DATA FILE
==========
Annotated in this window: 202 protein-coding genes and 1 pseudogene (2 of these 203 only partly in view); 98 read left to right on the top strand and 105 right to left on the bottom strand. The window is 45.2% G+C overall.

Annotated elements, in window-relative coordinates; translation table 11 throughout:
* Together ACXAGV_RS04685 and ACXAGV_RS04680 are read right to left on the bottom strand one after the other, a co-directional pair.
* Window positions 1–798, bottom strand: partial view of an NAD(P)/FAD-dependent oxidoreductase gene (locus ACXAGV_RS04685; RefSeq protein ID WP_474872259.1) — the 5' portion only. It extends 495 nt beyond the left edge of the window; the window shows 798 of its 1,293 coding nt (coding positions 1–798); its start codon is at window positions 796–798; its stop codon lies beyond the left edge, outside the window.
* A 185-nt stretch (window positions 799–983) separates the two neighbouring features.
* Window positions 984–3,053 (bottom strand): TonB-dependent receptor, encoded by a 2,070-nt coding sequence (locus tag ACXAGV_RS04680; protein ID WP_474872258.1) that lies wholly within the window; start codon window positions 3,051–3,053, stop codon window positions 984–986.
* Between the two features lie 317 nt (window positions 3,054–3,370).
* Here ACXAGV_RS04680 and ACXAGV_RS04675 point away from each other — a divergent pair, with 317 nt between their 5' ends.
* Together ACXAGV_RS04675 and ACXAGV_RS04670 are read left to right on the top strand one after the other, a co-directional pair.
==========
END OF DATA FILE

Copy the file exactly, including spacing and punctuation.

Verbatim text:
Annotated in this window: 202 protein-coding genes and 1 pseudogene (2 of these 203 only partly in view); 98 read left to right on the top strand and 105 right to left on the bottom strand. The window is 45.2% G+C overall.

Annotated elements, in window-relative coordinates; translation table 11 throughout:
* Together ACXAGV_RS04685 and ACXAGV_RS04680 are read right to left on the bottom strand one after the other, a co-directional pair.
* Window positions 1–798, bottom strand: partial view of an NAD(P)/FAD-dependent oxidoreductase gene (locus ACXAGV_RS04685; RefSeq protein ID WP_474872259.1) — the 5' portion only. It extends 495 nt beyond the left edge of the window; the window shows 798 of its 1,293 coding nt (coding positions 1–798); its start codon is at window positions 796–798; its stop codon lies beyond the left edge, outside the window.
* A 185-nt stretch (window positions 799–983) separates the two neighbouring features.
* Window positions 984–3,053 (bottom strand): TonB-dependent receptor, encoded by a 2,070-nt coding sequence (locus tag ACXAGV_RS04680; protein ID WP_474872258.1) that lies wholly within the window; start codon window positions 3,051–3,053, stop codon window positions 984–986.
* Between the two features lie 317 nt (window positions 3,054–3,370).
* Here ACXAGV_RS04680 and ACXAGV_RS04675 point away from each other — a divergent pair, with 317 nt between their 5' ends.
* Together ACXAGV_RS04675 and ACXAGV_RS04670 are read left to right on the top strand one after the other, a co-directional pair.